The Teacher You Will Never Forget, David Woody


David Woody. A friend, a father, a beloved husband, but to most, the teacher they will never forget.

Picture this, you walk into room 143N, you look around to see WVU memorabilia and Pink Floyd posters on the walls. You sit in your seat and the bell rings. Mr. Woody enters the classroom. The start of class is always the same. “Close your eyes, take a deep breath…”

Woody taught at PHS since 2013 and retired in 2022. He died April 21 at his home in Morgantown, but his memory still makes an impact on his students daily. From the small meditation before the start of class to lessons on how to visualize intentions, he forever changed the minds of his students. 

“He took a look at my notes and fixed my spelling and shortened all my notes into key words, seeing that I clearly knew what I was doing but being dyslexic, my notes were wonky. So, after that he completely changed my view on how I study and brought the light back for me,” said senior Emma Sasyn, who had Woody over three years for World History, Psychology and Sports Psychology classes.

Students who had Woody in class said he was the kind of teacher who made sure everyone was always included. He would say that he would try to make eye contact with all his students while he was teaching to create a more personal effect. He would call on all the students and answer any questions no matter how “stupid” the questions might have been.  

“For many years, I worked down the hall from Mr. Woody. He was an extremely dedicated teacher. He wanted students to think about the topics presented in class and how these topics affect their ideas and lives outside of class,” said English teacher Linda Hindman.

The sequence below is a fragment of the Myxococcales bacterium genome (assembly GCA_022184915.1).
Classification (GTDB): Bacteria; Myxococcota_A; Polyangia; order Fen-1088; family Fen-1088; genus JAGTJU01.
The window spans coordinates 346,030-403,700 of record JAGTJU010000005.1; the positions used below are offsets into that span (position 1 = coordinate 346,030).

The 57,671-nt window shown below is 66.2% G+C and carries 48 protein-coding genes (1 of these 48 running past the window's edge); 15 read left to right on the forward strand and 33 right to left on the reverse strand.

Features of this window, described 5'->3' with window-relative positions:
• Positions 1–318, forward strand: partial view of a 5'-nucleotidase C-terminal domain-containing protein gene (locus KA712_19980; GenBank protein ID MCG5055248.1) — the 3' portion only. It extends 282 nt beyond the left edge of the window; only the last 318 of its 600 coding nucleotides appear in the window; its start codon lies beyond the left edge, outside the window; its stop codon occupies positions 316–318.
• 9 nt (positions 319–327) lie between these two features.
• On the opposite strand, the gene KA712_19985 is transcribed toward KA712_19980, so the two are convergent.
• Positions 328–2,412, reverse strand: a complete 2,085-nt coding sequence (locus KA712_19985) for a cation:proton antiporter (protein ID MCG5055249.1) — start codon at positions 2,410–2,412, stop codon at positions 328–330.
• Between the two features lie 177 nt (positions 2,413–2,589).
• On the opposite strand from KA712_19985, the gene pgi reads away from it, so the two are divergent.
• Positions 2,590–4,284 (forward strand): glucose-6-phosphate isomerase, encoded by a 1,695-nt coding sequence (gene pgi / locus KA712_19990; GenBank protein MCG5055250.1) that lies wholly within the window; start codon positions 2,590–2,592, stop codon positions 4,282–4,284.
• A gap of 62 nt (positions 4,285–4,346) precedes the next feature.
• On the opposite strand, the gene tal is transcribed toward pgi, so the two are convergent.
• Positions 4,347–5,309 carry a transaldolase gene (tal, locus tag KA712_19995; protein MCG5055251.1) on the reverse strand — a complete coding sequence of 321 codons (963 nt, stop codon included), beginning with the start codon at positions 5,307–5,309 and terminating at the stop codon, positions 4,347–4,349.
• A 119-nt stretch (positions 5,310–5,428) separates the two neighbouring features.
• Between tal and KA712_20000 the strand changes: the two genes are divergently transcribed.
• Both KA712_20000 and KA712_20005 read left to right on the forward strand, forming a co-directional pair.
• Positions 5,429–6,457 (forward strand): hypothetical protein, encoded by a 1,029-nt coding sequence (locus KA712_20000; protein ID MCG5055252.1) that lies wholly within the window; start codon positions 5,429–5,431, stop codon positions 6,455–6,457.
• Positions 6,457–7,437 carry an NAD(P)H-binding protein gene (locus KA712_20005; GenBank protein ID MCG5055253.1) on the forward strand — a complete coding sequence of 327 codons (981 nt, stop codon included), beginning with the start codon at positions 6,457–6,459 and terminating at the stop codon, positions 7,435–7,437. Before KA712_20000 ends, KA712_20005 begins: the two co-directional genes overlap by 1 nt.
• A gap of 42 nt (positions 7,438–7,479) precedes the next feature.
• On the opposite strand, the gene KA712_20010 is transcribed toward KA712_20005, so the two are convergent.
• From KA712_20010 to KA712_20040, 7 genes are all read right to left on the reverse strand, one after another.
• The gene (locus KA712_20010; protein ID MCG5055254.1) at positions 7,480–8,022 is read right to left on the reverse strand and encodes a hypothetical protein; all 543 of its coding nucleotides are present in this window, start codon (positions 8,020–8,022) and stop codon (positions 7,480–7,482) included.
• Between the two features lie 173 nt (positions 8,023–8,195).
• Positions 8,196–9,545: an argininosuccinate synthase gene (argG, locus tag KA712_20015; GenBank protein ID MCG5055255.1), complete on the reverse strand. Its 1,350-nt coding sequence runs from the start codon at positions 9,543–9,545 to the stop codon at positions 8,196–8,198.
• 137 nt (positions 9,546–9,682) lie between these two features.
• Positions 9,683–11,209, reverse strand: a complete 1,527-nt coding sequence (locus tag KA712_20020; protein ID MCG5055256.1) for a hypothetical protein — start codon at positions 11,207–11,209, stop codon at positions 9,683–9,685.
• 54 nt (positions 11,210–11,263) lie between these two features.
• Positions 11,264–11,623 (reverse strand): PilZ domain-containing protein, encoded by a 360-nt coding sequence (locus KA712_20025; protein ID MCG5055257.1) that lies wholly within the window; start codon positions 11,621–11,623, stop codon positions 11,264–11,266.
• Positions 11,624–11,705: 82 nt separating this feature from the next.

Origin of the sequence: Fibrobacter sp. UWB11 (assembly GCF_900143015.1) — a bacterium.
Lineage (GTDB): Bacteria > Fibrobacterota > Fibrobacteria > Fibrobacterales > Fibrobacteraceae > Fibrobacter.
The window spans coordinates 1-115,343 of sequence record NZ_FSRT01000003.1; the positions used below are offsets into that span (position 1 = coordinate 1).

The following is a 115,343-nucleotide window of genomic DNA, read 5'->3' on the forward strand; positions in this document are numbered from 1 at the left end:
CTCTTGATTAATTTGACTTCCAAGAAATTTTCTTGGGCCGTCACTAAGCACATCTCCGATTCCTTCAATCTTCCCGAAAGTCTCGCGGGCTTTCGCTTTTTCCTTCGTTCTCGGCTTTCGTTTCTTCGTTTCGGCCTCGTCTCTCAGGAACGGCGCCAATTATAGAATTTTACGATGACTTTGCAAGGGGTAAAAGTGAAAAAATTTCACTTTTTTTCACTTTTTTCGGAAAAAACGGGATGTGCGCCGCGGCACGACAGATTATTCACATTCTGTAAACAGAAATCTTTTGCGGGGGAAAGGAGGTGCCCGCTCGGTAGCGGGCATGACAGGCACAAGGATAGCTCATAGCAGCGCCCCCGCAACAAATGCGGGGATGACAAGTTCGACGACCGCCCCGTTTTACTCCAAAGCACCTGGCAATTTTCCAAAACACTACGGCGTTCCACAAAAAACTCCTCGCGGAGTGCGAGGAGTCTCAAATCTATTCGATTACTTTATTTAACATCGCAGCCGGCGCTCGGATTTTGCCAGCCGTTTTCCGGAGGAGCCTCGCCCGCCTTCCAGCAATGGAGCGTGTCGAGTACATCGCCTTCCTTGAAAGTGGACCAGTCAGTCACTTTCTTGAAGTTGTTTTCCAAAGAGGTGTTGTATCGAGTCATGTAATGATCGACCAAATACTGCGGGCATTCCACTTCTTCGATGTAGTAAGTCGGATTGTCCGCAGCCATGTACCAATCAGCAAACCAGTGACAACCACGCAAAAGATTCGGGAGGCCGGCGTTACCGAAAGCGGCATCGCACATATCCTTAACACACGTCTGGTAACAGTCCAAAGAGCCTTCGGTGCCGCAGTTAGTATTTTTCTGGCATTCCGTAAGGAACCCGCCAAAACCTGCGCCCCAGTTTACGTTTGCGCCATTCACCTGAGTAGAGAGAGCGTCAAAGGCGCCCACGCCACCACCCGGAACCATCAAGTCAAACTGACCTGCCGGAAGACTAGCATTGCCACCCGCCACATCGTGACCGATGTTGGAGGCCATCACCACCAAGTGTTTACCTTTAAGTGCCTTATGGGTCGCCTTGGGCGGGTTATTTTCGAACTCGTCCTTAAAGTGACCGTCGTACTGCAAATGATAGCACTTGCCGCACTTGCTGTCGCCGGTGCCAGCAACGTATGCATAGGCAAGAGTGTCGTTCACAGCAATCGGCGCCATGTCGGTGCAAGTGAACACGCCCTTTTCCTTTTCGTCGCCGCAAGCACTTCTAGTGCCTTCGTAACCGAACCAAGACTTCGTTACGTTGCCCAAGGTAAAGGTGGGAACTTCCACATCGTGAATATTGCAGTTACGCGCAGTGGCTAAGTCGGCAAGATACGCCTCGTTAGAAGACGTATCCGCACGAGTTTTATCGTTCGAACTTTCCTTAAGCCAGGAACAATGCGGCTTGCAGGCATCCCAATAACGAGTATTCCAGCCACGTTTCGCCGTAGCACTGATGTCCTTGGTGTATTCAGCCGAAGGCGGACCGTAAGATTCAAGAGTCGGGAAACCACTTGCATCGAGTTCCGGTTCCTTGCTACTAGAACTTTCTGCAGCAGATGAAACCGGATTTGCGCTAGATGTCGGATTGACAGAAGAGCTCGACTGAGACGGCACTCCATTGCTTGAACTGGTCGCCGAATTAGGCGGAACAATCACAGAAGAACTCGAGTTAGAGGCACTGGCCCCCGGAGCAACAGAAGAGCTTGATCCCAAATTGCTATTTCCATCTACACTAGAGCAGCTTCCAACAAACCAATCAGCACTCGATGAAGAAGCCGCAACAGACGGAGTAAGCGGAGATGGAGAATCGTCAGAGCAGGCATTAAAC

Woody was the kind of teacher who knew his students before they opened up, which they always ended up doing. He was a teacher students felt safe talking to about personal things, and he always knew what to say.  

“He was a teacher you could go talk to about anything and he would be straight upfront with you about what he thought. He gave good advice, made you feel you were safe when in his class,” said Sasyn.

He wasn’t just a teacher for the students but a teacher for the teachers. He was always out in the hallways talking to other teachers, or in the Student Service Center chatting with the counselors. Woody was also part of the faculty band, Dad Shoes, where he played the saxophone. 

“He believed that teachers impact their students to become better individuals and citizens of the world. His passionate endeavors will be missed,” said Hindman.